Usefulness of perfusion index to detect the effect of brachial plexus block
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The traditional method to evaluate adequacy of the block for surgery is based on loss of sensory response to stimuli, which requires patient cooperation. Several methods have been described for objective assessment of the nerve block. The aim of the study was to investigate whether perfusion index (PI), a measure of peripheral perfusion from a pulse oximetry finger sensor, is a reliable and objective method for assessing the adequacy of infraclavicular blockade and to describe the time course of PI changes once peripheral nerve block has been achieved during surgery. The study was performed on patients scheduled for elective hand, wrist and forearm surgery under infraclavicular brachial plexus block. The pulse oximetry sensor was affixed to a finger ipsilateral to the side of the infraclavicular block for continuous measurement of PI. The average PI and the average percent change in PI from baseline, at 10, 20 and 30 min from the administration of the block were calculated. Baseline values of PI ranged from 0.6 to 4.7 % in 44 patients for whom infraclavicular block was effective and 1.8 to 2.4 % in 2 patients for whom infraclavicular block failed. Differences were not significant (p = 0.60). In the effective infraclavicular block group, PI rose continuously during the 30-min observation period. At 10 min, PI increased by (mean ± standard deviation) 120 ± 119 % from baseline. At 20 and 30 min, perfusion index increased by 133 ± 125 % and 155 ± 144 % from baseline. All changes from baseline were significant (p < 0.01). The perfusion index is a predictor of infraclavicular block success. The largest changes in PI occur 30 min after the block administration but significant changes in PI were detected 10 min after administration. Perfusion index monitoring may provide a highly valuable tool to quickly evaluate the success of regional anesthesia of the upper extremity in clinical practice.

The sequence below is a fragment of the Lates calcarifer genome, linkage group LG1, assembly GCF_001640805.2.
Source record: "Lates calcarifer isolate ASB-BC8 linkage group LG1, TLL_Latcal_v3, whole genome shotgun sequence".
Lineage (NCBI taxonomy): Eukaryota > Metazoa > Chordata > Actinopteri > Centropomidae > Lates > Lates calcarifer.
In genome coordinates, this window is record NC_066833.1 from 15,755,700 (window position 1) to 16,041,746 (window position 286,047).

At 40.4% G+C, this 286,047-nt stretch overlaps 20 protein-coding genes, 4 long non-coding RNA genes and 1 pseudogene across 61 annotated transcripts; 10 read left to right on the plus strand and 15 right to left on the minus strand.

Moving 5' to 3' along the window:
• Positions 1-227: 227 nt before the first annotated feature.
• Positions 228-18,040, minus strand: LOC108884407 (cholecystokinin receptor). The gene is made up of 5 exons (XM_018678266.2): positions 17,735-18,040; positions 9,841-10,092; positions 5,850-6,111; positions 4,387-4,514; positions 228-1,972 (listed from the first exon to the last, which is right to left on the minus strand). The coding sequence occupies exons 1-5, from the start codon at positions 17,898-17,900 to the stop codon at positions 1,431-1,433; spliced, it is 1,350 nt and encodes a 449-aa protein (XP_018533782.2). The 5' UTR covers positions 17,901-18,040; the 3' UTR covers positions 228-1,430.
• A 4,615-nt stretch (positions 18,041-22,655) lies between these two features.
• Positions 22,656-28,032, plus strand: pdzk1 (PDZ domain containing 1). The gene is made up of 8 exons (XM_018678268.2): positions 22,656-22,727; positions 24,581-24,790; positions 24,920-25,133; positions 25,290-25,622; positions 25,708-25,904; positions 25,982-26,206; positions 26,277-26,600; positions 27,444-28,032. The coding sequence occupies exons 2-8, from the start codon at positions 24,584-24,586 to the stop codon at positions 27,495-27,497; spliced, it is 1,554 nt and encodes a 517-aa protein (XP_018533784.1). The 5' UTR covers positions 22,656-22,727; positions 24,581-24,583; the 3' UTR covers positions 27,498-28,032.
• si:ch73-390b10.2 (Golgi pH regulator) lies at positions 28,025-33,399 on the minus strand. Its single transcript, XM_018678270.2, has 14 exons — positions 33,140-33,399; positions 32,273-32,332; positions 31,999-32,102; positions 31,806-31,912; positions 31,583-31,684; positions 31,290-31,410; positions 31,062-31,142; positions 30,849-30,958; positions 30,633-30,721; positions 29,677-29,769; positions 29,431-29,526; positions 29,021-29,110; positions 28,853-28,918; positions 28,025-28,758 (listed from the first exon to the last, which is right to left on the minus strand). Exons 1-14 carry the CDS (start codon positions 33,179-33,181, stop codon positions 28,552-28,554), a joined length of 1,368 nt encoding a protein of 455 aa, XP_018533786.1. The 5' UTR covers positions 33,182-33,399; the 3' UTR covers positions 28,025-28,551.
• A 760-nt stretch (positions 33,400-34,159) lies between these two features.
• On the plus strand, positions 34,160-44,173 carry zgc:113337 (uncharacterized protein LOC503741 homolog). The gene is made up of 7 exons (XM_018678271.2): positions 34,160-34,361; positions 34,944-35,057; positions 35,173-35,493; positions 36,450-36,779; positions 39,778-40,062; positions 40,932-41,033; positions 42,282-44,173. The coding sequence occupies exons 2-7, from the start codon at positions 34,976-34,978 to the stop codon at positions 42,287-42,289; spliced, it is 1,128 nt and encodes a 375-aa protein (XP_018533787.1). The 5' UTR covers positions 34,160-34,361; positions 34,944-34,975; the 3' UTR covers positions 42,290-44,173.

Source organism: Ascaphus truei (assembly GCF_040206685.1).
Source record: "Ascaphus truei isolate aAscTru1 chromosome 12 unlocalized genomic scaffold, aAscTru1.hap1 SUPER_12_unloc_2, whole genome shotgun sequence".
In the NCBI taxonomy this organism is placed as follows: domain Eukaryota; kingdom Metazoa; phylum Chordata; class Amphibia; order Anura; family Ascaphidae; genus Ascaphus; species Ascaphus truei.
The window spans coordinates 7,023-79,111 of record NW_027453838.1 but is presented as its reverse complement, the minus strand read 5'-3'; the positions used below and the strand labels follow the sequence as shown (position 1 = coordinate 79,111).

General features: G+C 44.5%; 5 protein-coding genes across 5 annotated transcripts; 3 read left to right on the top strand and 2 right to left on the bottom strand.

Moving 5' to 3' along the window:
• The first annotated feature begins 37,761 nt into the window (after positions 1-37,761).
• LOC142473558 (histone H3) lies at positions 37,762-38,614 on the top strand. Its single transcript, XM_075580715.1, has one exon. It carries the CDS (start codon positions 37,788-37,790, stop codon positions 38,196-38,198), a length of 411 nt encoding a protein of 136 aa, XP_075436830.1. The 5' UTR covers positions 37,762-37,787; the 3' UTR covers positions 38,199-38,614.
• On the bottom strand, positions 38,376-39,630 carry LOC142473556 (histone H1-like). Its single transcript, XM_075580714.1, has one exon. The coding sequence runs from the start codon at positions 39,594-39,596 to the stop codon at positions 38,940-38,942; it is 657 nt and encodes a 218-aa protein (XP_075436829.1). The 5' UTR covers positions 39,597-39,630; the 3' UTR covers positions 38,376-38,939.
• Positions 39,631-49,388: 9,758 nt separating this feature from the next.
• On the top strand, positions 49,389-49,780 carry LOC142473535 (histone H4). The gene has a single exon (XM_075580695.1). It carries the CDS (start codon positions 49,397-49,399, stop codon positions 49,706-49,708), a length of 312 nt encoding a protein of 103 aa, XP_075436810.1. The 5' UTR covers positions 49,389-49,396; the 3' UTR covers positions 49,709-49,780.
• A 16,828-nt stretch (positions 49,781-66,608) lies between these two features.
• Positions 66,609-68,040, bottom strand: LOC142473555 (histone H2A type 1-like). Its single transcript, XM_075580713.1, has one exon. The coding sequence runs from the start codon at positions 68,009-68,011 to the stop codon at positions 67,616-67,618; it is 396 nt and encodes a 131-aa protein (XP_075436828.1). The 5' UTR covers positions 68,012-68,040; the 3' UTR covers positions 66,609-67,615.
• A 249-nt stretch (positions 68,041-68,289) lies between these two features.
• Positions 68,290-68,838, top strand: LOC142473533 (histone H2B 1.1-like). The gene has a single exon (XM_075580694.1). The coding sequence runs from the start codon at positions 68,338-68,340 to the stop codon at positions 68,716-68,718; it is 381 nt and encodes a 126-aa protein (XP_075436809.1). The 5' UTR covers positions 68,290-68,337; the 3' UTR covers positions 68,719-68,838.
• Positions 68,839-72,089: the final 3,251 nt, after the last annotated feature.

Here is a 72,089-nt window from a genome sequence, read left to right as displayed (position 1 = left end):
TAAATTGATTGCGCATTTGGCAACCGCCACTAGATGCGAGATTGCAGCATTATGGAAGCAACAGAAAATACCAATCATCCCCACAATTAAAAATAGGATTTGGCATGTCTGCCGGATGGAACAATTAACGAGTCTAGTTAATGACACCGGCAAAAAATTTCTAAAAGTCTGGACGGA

KeywordsRegional anesthesia Infraclavicular block Pulse oximetry Perfusion index Ultrasound
Conflict of interest
The authors declare no conflict of interest.
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